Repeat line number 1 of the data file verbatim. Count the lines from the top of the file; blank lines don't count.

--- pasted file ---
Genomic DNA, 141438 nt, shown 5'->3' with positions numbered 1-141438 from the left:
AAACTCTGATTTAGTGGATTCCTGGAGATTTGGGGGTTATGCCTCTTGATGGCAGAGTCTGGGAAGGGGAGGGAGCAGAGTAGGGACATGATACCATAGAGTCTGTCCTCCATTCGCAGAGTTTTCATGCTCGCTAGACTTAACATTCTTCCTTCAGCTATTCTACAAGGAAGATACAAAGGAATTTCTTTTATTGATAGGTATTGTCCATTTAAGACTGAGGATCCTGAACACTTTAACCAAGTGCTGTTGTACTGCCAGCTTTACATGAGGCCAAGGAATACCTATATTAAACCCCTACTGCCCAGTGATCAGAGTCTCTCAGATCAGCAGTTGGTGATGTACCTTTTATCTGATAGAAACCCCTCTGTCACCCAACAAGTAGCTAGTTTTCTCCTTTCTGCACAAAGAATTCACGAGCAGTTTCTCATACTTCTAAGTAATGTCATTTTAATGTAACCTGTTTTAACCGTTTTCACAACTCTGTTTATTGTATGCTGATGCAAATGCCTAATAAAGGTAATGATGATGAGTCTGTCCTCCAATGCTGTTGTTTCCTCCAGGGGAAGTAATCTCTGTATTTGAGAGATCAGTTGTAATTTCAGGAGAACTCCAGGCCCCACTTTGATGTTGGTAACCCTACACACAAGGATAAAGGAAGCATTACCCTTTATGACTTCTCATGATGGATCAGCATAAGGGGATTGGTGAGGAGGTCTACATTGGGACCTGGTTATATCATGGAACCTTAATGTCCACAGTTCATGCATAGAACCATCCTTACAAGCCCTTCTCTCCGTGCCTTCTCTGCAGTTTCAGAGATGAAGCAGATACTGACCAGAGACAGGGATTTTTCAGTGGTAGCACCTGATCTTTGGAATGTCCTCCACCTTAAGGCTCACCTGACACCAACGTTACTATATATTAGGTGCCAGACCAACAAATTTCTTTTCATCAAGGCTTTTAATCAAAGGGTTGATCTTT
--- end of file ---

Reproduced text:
Genomic DNA, 141438 nt, shown 5'->3' with positions numbered 1-141438 from the left: